High tech execs have been subject to a barrage of criticism from the legislators--including this week--over its size, how it got that way, and how that power is being used relative to competitors and the public that increasingly relies on technology for the internet of (every)thing, but both apparently have image issues with the public.
A majority of High Tech execs act unethically at least some of the time, or at least that is the perception of over 10,000 people who participated in a survey for Pew Research Center. It is unclear to what extent either the Hill attacks or the various breaches, data sharing missteps and other issues, have contributed to that perception.
In fact, members of Congress and tech leaders are rated lower in empathy, transparency and ethics than others including military, the police and school principal.
According to a new report, “Why Americans Don’t Fully Trust Many Who Hold Positions of Power and Responsibility,” 77% of respondents said that tech leaders act unethically all or some of the time, second only in apparent lack of trust to members of Congress, about whom 81% said that (see chart).
Somewhat surprisingly perhaps, religious leaders came in third at 69%, followed by journalists at 66%.
Among those who said those powerful figures were unethical all or most of the time, members of Congress topped that category as well at 17%, with journalists second at 15% and tech leaders third at 12% (10% said that about religious leaders).
Perhaps an unsurprising finding given the incessant attacks by President Donald Trump and some of his Republican Hill allies on journalists as liars and purveyors of fake news, there is a definite political split driving the responses about journalists.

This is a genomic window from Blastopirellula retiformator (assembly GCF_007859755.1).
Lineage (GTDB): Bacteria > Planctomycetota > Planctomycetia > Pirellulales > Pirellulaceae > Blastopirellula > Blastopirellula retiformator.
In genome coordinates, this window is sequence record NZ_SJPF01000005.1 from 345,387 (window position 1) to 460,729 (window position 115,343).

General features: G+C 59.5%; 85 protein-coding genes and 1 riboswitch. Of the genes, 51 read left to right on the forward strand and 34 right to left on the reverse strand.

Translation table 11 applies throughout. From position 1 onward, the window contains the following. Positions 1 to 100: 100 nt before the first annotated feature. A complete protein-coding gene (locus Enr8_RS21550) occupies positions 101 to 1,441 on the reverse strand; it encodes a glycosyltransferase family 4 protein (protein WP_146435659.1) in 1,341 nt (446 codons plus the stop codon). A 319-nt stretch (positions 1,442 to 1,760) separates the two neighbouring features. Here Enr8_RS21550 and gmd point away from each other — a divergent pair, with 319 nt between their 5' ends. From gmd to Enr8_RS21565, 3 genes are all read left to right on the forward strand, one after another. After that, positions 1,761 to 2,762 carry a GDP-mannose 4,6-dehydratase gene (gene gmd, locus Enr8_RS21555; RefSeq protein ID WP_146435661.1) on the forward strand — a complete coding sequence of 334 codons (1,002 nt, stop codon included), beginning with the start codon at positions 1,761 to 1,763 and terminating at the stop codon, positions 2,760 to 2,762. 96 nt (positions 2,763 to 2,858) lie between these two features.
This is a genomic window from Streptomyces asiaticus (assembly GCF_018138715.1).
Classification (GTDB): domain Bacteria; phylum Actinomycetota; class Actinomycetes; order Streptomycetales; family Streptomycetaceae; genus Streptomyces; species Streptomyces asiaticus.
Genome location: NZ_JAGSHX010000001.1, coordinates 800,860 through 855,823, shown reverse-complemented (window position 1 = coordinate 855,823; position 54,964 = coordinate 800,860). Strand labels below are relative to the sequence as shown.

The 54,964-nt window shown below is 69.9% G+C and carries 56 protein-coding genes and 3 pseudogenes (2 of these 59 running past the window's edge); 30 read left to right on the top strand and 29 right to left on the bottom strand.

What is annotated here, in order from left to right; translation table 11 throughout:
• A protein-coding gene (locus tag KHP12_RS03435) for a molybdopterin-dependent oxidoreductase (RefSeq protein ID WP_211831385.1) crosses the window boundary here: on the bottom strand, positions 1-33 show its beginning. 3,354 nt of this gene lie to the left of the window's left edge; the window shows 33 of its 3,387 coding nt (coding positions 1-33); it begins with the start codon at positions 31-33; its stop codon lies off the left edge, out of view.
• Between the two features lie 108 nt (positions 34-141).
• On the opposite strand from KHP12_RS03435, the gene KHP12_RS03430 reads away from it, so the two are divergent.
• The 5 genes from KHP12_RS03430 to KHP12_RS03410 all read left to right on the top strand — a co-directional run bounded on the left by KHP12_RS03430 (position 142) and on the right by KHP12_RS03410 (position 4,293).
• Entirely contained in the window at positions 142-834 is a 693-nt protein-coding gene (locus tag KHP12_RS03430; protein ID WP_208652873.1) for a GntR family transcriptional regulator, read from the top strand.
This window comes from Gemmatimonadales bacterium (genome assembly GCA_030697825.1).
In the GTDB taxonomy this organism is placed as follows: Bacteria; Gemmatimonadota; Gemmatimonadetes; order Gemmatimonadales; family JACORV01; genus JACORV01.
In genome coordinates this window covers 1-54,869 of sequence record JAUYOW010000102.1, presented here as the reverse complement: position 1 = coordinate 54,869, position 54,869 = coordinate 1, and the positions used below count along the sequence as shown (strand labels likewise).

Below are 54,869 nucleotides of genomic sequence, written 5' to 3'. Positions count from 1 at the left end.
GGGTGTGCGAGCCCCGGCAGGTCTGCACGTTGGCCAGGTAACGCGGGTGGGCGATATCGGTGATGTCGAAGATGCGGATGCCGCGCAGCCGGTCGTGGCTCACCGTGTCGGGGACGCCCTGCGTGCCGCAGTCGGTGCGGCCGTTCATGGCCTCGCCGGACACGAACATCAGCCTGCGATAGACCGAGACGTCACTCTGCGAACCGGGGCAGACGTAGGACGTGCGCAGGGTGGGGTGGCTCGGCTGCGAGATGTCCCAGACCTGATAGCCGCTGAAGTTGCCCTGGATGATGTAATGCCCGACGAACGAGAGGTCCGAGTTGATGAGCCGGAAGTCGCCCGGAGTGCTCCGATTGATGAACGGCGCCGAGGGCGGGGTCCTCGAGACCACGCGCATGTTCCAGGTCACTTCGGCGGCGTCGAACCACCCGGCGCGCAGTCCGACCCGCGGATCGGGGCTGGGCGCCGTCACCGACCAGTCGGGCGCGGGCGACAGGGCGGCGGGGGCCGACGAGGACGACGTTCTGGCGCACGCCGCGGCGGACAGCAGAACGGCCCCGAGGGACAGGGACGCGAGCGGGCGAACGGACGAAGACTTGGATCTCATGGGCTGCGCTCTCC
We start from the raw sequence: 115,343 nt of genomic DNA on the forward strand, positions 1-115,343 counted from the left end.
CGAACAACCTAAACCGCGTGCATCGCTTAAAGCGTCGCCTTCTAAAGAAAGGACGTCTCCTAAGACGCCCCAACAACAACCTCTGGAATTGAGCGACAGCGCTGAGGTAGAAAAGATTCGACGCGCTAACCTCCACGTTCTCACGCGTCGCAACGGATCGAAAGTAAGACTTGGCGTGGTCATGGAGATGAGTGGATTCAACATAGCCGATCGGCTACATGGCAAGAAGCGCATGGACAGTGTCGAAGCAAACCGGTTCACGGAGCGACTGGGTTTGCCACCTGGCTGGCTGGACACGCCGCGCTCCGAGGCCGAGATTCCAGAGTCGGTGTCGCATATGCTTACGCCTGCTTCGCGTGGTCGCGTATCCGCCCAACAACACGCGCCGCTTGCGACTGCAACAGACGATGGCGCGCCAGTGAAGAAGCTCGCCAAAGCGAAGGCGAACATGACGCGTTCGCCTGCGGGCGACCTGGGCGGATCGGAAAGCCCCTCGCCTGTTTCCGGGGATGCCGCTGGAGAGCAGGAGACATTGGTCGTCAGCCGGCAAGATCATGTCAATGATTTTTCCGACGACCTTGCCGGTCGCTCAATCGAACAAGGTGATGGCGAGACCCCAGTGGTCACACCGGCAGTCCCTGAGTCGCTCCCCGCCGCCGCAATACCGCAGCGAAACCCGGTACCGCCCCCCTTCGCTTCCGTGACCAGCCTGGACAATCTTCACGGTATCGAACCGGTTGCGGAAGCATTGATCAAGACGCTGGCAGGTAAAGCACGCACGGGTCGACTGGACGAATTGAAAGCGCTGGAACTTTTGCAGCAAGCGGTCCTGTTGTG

According to Pew, only 31% of those who identified themselves as Republicans and Republican "leaners" said they believed journalists fairly cover all sides of an issue at least some of the time, while 74% of Democrats "leaners" said so, a 43 percentage-point gap.
There is no similar political disagreement when it comes to their view of tech execs. "Republicans and Democrats generally mirrored the views of the public as a whole," Pew said.
The survey was conducted Nov. 27-Dec. 10, 2018, among U.S. adults. The margin of error is plus or minus three percentage points.
Contributing editor John Eggerton has been an editor and/or writer on media regulation, legislation and policy for over four decades, including covering the FCC, FTC, Congress, the major media trade associations, and the federal courts. In addition to Multichannel News and Broadcasting + Cable, his work has appeared in Radio World, TV Technology, TV Fax, This Week in Consumer Electronics, Variety and the Encyclopedia Britannica.
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